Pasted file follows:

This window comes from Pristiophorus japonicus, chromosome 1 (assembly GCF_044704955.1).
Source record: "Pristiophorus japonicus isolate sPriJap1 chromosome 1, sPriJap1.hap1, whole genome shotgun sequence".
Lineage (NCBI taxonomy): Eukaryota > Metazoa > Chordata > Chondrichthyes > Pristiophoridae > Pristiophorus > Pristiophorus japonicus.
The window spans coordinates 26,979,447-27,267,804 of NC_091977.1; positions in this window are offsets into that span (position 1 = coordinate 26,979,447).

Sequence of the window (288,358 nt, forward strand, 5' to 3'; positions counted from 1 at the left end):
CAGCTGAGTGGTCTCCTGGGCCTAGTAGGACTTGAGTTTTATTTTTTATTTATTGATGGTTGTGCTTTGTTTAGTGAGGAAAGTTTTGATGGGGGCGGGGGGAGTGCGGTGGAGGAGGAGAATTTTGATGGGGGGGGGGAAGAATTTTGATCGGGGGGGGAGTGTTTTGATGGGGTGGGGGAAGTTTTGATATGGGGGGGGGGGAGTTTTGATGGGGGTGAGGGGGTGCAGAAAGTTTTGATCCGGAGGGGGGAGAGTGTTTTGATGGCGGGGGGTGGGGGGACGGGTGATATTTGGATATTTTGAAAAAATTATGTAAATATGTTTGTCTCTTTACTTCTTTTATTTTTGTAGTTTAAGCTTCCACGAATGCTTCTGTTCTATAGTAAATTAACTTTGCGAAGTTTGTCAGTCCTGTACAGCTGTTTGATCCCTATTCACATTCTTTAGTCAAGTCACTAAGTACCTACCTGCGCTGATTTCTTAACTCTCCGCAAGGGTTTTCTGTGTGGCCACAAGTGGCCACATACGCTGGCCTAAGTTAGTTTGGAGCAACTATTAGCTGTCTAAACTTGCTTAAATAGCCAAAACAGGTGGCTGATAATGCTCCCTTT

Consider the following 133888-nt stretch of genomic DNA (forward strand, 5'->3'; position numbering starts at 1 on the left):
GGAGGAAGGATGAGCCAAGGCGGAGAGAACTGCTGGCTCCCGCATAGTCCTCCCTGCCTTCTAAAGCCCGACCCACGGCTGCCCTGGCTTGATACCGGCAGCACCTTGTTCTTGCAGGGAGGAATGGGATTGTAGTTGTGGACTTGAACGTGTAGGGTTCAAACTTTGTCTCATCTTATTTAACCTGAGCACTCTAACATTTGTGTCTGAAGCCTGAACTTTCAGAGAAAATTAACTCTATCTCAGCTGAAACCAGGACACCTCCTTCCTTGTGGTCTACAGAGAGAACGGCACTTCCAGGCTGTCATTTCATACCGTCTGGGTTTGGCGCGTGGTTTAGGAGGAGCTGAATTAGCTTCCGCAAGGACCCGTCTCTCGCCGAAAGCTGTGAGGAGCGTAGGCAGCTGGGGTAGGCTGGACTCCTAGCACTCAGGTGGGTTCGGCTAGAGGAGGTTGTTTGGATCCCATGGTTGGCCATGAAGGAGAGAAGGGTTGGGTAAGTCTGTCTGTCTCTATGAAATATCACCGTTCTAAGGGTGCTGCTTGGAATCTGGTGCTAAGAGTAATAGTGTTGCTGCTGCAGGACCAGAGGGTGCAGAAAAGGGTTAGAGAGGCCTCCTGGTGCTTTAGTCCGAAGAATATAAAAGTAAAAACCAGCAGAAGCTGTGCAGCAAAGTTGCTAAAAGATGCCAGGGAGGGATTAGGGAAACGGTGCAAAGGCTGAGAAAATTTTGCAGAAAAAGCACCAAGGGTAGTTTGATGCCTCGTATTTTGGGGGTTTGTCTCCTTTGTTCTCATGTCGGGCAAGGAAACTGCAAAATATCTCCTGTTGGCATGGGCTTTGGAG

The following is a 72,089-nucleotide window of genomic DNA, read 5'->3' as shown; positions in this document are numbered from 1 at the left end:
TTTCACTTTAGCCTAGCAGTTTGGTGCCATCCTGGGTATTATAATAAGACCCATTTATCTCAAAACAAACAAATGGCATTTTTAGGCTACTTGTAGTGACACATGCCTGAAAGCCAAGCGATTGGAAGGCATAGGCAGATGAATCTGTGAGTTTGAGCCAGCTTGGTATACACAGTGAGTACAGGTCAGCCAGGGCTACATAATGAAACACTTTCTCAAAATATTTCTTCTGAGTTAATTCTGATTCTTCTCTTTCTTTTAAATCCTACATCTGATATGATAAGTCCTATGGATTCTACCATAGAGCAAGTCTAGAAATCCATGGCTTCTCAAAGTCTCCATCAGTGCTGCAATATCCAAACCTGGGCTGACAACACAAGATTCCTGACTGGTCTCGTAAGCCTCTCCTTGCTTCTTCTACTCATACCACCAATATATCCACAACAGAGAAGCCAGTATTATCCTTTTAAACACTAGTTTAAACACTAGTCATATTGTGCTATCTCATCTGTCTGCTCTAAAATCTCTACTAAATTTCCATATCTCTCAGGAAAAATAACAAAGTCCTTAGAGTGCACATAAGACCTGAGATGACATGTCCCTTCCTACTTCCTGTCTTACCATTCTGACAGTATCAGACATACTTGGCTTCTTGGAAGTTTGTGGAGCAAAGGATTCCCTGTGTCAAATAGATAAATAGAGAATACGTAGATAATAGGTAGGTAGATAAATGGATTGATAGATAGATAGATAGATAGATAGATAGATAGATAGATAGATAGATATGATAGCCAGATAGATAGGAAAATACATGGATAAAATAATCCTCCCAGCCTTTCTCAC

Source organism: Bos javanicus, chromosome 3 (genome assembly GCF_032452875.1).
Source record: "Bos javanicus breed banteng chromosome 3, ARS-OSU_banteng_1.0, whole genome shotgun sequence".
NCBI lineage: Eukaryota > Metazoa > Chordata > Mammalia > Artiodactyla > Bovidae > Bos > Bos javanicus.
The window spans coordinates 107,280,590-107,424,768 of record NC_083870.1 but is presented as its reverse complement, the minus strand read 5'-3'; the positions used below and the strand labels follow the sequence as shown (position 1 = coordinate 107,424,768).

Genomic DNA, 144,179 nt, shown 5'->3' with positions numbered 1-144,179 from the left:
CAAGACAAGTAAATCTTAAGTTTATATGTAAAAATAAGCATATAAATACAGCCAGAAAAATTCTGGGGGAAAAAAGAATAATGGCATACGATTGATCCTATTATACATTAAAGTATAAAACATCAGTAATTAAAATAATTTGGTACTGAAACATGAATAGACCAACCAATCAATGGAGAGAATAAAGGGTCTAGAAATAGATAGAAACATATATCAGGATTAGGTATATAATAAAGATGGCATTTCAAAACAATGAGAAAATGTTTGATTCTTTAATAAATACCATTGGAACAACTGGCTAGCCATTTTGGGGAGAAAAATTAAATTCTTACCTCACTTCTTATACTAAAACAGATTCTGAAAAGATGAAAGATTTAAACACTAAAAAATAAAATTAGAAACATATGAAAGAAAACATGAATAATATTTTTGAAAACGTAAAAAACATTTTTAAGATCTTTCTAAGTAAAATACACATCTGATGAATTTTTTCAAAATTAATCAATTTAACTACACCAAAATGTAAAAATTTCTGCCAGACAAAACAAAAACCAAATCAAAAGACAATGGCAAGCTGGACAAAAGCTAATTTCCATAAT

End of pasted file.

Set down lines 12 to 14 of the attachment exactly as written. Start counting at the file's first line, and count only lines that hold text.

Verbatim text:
Source record: "Bos javanicus breed banteng chromosome 3, ARS-OSU_banteng_1.0, whole genome shotgun sequence".
NCBI lineage: Eukaryota > Metazoa > Chordata > Mammalia > Artiodactyla > Bovidae > Bos > Bos javanicus.
The window spans coordinates 107,280,590-107,424,768 of record NC_083870.1 but is presented as its reverse complement, the minus strand read 5'-3'; the positions used below and the strand labels follow the sequence as shown (position 1 = coordinate 107,424,768).